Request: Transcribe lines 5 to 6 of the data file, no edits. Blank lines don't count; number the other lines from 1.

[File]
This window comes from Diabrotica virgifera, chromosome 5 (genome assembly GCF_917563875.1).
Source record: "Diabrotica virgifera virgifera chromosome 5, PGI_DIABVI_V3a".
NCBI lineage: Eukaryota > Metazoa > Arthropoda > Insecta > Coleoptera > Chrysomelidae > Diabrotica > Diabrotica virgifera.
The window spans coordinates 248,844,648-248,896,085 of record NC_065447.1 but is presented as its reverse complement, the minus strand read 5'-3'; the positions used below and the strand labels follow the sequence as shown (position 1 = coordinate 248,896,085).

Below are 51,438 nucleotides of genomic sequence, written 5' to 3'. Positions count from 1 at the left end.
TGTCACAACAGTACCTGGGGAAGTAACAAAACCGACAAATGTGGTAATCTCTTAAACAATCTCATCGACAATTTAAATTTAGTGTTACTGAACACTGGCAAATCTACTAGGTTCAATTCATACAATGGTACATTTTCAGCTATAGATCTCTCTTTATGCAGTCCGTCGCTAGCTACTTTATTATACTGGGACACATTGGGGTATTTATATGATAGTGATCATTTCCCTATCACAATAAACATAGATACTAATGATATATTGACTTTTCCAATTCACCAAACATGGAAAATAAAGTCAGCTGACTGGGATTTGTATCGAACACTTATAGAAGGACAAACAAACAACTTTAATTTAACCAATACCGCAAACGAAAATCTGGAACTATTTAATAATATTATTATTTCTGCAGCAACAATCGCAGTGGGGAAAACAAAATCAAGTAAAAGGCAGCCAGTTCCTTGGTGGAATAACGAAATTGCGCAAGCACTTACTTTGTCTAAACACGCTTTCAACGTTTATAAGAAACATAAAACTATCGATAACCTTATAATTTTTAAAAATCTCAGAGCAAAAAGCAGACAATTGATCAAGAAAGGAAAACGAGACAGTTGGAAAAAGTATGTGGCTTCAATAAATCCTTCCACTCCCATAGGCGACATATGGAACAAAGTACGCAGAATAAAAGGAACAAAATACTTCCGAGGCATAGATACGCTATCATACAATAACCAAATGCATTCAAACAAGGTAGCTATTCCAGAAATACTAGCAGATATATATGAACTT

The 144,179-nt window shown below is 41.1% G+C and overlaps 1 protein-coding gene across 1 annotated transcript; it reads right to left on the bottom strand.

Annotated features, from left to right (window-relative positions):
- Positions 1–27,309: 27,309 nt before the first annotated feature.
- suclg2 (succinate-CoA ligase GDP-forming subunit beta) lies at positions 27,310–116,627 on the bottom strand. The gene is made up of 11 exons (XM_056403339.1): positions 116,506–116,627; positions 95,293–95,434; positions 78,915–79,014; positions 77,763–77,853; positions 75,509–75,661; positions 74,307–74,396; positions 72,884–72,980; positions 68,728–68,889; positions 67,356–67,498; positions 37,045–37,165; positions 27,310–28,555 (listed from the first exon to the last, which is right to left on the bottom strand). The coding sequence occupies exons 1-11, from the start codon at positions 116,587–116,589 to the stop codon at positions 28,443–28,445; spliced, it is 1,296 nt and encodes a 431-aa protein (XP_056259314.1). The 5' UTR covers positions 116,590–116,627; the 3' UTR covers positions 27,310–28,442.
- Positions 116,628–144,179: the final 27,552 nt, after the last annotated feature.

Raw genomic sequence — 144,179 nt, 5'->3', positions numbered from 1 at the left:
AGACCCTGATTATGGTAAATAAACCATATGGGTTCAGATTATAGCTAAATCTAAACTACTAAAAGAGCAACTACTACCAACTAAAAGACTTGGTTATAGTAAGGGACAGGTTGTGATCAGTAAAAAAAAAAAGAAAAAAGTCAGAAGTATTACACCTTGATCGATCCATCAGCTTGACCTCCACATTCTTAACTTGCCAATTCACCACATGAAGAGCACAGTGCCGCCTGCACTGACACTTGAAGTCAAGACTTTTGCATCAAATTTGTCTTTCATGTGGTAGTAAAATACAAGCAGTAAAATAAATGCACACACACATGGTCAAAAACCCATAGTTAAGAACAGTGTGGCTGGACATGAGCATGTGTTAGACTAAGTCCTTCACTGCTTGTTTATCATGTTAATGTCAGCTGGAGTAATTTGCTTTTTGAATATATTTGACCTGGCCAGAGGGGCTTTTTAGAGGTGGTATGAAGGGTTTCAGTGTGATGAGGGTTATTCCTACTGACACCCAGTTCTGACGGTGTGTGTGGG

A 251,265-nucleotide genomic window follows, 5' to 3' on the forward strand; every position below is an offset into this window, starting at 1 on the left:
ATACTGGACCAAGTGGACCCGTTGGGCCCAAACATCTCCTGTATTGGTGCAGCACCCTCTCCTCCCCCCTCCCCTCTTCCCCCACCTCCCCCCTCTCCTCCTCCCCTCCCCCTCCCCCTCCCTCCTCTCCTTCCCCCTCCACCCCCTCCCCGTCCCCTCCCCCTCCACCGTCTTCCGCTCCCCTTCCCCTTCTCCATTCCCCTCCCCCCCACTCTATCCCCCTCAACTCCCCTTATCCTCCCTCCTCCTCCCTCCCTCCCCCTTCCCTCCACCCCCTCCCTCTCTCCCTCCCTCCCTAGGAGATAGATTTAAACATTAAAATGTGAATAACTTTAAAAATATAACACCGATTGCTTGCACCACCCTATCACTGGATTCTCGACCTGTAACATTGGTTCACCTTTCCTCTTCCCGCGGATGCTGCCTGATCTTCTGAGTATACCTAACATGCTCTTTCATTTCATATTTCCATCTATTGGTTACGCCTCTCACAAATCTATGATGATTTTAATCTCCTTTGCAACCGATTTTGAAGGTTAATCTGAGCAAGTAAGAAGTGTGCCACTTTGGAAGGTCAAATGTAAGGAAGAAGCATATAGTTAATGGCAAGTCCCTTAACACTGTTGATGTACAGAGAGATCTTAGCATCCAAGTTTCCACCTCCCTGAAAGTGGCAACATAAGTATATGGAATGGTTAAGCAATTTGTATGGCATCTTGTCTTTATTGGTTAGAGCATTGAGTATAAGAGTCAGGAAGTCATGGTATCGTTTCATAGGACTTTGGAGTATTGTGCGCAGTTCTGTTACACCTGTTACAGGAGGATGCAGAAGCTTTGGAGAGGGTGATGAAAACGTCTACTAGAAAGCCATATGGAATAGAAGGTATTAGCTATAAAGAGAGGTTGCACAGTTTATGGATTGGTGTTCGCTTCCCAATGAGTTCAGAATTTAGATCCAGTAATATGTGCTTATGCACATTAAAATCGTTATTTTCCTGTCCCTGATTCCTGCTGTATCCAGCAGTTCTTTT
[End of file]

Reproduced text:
Below are 51,438 nucleotides of genomic sequence, written 5' to 3'. Positions count from 1 at the left end.
TGTCACAACAGTACCTGGGGAAGTAACAAAACCGACAAATGTGGTAATCTCTTAAACAATCTCATCGACAATTTAAATTTAGTGTTACTGAACACTGGCAAATCTACTAGGTTCAATTCATACAATGGTACATTTTCAGCTATAGATCTCTCTTTATGCAGTCCGTCGCTAGCTACTTTATTATACTGGGACACATTGGGGTATTTATATGATAGTGATCATTTCCCTATCACAATAAACATAGATACTAATGATATATTGACTTTTCCAATTCACCAAACATGGAAAATAAAGTCAGCTGACTGGGATTTGTATCGAACACTTATAGAAGGACAAACAAACAACTTTAATTTAACCAATACCGCAAACGAAAATCTGGAACTATTTAATAATATTATTATTTCTGCAGCAACAATCGCAGTGGGGAAAACAAAATCAAGTAAAAGGCAGCCAGTTCCTTGGTGGAATAACGAAATTGCGCAAGCACTTACTTTGTCTAAACACGCTTTCAACGTTTATAAGAAACATAAAACTATCGATAACCTTATAATTTTTAAAAATCTCAGAGCAAAAAGCAGACAATTGATCAAGAAAGGAAAACGAGACAGTTGGAAAAAGTATGTGGCTTCAATAAATCCTTCCACTCCCATAGGCGACATATGGAACAAAGTACGCAGAATAAAAGGAACAAAATACTTCCGAGGCATAGATACGCTATCATACAATAACCAAATGCATTCAAACAAGGTAGCTATTCCAGAAATACTAGCAGATATATATGAACTT